Resilience and acclimatization potential of reef corals under predicted climate change stressors.
Coral reef ecosystems are among the most diverse and productive in the world. The basis for this productivity is the symbiosis between cnidarian hosts and single-celled dinoflagellates (Symbiodinium) that together structure the reef. Coral reefs are currently under threat locally from a variety of stressors, as well as globally from increasing temperature and CO2-induced ocean acidification. While rates of adaptation are anticipated to be slower than the rate of climate change, rapid acclimatory processes, such as trans-generational acclimatization and other epigenetic mechanisms may contribute to the maintenance of coral reefs in the future. The goal of this dissertation was to advance our understanding of the processes involved in coral response to climate change. In particular, I focused on identifying the variability in physical setting (temperature, pH, pCO2) for coastal reefs in Kaneohe Bay, Hawaii, and developing the experimental infrastructure with which to test the effects of increasing temperature and ocean acidification on the reef building coral Pocillopora damicornis. This brooding coral provides the ideal model to test life-stage specific response and the connection between adults and brooded larvae in a trans-generational context. In a 9-day factorial experimental exposure to either ambient (25°C) and high temperature (29°C) and ambient (~415 μatm) and high CO2 (~635 μatm), P. damicornis larvae displayed strong metabolic suppression and decline in Rubiso protein expression (ribulose-1,5-bisphosphate carboxylase/oxygenase, a rate-limiting enzyme in the Calvin cycle) at high temperatures regardless of CO2 concentration, likely resulting in energetic debt with negative fitness implications. When adult corals were preconditioned to ambient (26.5°C and ~ 415 μatm) or high temperature and CO2 (29°C and ~800 μatm) for 1.5 months prior to larval release, adults in high conditions displayed significant declines in productivity while maintaining metabolic rate and calcification, with reproductive consequences. Coral larvae from adults exposed to high conditions (29°C and ~800μatm) were significantly affected by adult environment resulting in smaller larvae with lower metabolic rates. However, positive trans-generational acclimatization was documented in a secondary reciprocal exposure in larvae from adults with a high history displaying higher size-normalized metabolic rates, with implications for protein turnover, energetics, and fitness. This work highlights the necessity of considering rapid acclimatization, or epigenetic processes (i.e., trans-generational acclimatization) in our examination of the response of coral to climate change in order to best inform our predictions for the future of coral reefs.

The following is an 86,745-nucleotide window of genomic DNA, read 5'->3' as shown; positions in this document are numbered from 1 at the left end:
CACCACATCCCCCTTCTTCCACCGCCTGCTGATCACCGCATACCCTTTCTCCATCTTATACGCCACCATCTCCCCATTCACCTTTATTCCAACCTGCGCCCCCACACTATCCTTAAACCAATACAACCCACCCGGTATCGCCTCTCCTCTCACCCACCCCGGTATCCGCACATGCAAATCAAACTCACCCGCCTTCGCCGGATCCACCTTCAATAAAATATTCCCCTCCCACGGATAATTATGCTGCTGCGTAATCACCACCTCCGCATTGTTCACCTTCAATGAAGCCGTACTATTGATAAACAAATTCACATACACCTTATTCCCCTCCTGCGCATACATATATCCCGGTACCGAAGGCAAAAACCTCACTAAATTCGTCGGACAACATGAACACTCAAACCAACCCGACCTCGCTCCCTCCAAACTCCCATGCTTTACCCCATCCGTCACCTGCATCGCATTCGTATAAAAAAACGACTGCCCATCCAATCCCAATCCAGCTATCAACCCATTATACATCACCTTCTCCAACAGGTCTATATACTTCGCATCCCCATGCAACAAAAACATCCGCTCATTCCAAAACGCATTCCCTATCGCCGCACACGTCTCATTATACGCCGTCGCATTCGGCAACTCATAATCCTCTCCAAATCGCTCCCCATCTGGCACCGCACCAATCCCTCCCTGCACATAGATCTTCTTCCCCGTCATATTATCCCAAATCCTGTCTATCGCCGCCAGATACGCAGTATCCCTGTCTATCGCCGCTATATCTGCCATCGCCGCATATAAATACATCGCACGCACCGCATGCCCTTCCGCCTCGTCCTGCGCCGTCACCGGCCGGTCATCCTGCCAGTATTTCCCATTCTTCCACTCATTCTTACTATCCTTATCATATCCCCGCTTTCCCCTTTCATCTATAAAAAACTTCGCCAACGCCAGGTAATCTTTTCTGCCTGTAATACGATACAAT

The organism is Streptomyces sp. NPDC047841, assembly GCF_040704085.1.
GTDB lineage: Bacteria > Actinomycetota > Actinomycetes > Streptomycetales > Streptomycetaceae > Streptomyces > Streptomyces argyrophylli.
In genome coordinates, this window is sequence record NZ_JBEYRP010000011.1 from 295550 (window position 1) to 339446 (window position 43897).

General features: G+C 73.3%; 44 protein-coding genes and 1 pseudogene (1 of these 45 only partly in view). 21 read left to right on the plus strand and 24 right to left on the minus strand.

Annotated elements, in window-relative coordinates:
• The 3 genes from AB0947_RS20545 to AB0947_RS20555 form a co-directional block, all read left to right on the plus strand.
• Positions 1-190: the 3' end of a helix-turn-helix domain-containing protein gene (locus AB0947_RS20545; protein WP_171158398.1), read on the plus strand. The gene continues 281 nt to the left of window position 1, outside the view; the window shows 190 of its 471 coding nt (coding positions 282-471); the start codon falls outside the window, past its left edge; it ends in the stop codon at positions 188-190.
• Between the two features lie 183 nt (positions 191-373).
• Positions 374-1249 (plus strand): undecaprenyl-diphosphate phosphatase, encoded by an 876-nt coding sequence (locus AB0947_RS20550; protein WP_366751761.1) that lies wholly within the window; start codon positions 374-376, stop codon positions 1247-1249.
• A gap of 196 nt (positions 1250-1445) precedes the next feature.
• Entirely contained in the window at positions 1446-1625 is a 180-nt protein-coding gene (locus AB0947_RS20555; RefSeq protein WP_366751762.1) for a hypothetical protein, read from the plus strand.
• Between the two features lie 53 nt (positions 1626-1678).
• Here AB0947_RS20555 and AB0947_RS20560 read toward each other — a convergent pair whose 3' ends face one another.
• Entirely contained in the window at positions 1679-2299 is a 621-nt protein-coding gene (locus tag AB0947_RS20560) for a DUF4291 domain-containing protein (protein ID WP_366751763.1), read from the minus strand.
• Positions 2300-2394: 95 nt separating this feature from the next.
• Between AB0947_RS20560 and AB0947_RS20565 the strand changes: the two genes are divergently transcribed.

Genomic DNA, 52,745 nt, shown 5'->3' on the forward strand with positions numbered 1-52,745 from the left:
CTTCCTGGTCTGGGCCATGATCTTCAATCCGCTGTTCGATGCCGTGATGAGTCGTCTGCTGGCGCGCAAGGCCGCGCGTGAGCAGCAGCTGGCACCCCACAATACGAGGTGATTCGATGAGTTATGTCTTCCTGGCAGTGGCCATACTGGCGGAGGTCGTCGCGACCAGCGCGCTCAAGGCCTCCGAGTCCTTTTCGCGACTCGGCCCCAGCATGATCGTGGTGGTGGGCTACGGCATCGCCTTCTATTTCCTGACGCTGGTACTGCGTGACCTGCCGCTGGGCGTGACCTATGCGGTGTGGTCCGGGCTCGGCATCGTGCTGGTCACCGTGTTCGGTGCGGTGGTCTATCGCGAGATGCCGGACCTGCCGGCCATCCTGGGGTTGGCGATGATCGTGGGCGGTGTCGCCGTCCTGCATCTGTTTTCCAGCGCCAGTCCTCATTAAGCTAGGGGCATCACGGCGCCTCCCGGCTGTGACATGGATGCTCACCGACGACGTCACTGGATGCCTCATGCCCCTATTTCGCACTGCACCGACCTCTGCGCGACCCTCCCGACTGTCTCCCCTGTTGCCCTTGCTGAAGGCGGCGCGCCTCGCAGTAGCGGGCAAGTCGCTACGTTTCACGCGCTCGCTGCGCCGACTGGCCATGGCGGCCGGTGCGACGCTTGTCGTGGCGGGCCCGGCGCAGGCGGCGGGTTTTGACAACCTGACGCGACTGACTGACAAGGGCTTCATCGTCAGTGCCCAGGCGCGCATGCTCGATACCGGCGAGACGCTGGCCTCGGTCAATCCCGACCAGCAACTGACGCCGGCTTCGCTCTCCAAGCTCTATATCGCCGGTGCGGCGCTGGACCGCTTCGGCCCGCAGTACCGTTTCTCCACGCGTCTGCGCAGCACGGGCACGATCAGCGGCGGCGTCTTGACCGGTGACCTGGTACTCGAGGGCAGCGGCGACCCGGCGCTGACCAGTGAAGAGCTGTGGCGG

Thesis or Dissertation
University of Hawai'i, Manoa